GOVT 3294

GOVT 3294

Course information provided by the Courses of Study 2018-2019.

We are in an era of unprecedented access to information via digital news, the internet, and social media. This also comes with significant misinformation — for example, in 2016, Oxford Dictionaries named 'post-truth' as its word of the year. Yet how prevalent is fake news, and how has this shaped modern politics? To what extent do "echo chambers" or the "backfire effect" exist as a result of social media, and are they interfering with our ability to separate fact from fiction? The course will first define the challenges faced, using examples of how misinformation affected elections both historically and recently in the US, the UK, and Europe. It will survey academic studies in political behavior that analyze both how individuals consume political information from social media, and how partisanship and polarization are making the problem worse. The course will conclude by discussing the nascent policy solutions to combat the spread of fake news — from Facebook's crowdsourcing initiatives to France's proposed legislation regarding election campaigns. Through readings, discussions, and written assignments, students will learn how to better evaluate evidence when it comes to politics and policy.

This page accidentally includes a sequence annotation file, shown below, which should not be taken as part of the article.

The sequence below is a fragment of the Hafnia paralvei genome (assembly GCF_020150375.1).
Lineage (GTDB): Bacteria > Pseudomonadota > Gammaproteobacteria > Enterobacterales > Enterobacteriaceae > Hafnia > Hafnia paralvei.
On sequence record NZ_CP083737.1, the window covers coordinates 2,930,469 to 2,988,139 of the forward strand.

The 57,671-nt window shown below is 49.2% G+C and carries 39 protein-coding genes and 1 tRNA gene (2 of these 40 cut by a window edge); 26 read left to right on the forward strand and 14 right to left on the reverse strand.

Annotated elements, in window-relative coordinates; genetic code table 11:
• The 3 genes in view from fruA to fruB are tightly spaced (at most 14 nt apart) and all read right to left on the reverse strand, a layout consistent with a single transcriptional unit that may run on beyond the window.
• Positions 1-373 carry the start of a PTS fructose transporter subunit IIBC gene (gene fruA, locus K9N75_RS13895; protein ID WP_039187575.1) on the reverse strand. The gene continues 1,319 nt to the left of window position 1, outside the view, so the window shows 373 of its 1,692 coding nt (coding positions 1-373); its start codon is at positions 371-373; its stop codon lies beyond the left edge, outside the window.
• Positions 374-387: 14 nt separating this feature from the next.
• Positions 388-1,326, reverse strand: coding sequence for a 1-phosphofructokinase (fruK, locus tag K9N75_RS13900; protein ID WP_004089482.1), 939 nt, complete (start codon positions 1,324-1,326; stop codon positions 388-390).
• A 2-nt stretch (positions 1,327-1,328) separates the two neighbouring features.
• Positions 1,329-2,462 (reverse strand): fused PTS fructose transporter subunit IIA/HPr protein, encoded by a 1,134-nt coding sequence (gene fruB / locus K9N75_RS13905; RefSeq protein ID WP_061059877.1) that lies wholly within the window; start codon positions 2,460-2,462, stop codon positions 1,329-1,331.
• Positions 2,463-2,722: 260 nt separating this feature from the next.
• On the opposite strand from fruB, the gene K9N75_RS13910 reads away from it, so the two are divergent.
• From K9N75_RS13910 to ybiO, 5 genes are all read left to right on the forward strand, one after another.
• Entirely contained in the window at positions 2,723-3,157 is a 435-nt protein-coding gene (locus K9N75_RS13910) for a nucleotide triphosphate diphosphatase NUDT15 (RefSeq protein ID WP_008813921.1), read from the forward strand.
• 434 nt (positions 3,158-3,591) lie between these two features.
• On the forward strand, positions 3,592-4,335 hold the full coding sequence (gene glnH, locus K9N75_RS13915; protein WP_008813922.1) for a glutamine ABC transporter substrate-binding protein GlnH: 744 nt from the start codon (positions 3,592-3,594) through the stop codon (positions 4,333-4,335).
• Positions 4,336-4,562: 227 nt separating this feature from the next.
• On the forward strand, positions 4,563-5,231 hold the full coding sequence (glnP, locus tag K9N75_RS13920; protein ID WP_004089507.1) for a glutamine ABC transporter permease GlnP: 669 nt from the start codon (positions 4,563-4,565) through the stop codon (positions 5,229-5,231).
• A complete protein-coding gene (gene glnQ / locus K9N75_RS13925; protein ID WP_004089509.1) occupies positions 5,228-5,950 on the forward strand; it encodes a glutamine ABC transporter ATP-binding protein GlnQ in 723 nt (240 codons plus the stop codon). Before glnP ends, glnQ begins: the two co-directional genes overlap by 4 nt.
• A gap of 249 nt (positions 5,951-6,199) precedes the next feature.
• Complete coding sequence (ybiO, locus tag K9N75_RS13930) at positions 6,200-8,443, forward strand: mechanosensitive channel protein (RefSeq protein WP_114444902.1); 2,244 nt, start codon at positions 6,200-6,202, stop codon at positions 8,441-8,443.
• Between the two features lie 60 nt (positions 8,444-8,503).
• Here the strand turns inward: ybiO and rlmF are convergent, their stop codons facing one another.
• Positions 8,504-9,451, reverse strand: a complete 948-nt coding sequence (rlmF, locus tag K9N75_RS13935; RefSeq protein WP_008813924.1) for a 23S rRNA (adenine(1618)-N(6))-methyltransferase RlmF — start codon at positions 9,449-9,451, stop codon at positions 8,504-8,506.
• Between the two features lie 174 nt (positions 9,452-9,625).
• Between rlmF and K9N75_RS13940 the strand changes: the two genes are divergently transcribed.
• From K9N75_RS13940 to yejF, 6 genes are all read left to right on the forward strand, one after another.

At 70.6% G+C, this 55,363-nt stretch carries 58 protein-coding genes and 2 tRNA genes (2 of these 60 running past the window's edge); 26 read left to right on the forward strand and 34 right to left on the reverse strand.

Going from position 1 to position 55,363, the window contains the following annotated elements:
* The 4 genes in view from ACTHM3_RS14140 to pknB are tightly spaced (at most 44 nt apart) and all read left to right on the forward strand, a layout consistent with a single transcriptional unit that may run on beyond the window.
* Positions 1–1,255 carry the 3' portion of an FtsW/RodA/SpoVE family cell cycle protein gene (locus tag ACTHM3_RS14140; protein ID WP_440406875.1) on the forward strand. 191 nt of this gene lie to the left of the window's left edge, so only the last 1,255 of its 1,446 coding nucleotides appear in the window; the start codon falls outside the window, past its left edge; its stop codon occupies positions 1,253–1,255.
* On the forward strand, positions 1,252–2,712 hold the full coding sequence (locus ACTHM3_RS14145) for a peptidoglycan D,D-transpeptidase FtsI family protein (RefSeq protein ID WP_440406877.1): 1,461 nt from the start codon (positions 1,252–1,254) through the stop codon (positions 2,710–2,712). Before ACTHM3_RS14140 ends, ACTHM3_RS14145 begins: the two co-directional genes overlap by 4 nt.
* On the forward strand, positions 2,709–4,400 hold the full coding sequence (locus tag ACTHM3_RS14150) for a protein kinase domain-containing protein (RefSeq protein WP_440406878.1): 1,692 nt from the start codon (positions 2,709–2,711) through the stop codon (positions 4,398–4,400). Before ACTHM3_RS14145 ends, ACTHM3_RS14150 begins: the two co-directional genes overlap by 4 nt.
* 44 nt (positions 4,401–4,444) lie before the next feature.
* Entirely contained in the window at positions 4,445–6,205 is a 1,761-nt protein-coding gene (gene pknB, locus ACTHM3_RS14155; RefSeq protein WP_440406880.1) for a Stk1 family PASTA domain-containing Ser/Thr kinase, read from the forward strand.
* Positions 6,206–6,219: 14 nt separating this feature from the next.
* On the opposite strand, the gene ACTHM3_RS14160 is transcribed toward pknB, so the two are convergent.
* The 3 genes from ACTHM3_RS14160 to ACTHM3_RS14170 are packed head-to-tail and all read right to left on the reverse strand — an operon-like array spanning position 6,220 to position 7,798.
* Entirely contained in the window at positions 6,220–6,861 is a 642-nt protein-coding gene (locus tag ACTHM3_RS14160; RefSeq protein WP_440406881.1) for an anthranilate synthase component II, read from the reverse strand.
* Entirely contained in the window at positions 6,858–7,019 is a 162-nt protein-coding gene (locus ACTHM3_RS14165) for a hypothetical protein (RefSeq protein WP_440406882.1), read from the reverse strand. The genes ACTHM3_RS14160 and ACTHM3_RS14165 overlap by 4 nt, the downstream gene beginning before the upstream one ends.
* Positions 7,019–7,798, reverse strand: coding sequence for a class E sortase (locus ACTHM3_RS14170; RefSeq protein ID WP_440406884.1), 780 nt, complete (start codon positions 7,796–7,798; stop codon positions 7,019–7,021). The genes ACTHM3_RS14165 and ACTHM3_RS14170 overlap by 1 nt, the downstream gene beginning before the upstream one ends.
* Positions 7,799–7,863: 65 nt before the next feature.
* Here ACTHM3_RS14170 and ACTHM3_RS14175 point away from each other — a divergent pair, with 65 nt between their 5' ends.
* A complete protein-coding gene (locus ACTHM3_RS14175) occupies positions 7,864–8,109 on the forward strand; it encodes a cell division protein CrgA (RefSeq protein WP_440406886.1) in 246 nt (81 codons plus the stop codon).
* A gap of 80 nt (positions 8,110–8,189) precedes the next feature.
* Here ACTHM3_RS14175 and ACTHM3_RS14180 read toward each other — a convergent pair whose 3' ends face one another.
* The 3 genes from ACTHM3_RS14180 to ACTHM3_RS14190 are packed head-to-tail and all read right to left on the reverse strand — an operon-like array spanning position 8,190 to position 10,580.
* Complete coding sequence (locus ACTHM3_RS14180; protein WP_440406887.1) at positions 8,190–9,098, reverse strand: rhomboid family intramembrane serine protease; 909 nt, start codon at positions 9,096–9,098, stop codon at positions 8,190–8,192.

When Offered Fall.

Distribution Category (KCM-AS)
Course Subfield (CP)

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Enrollment Information
Syllabi: none
  •   Choose one lecture and one discussion.

  • 4 Credits Graded

  • 16752GOVT 3294  LEC 001

  • 16757GOVT 3294  DIS 201

  • 16758GOVT 3294  DIS 202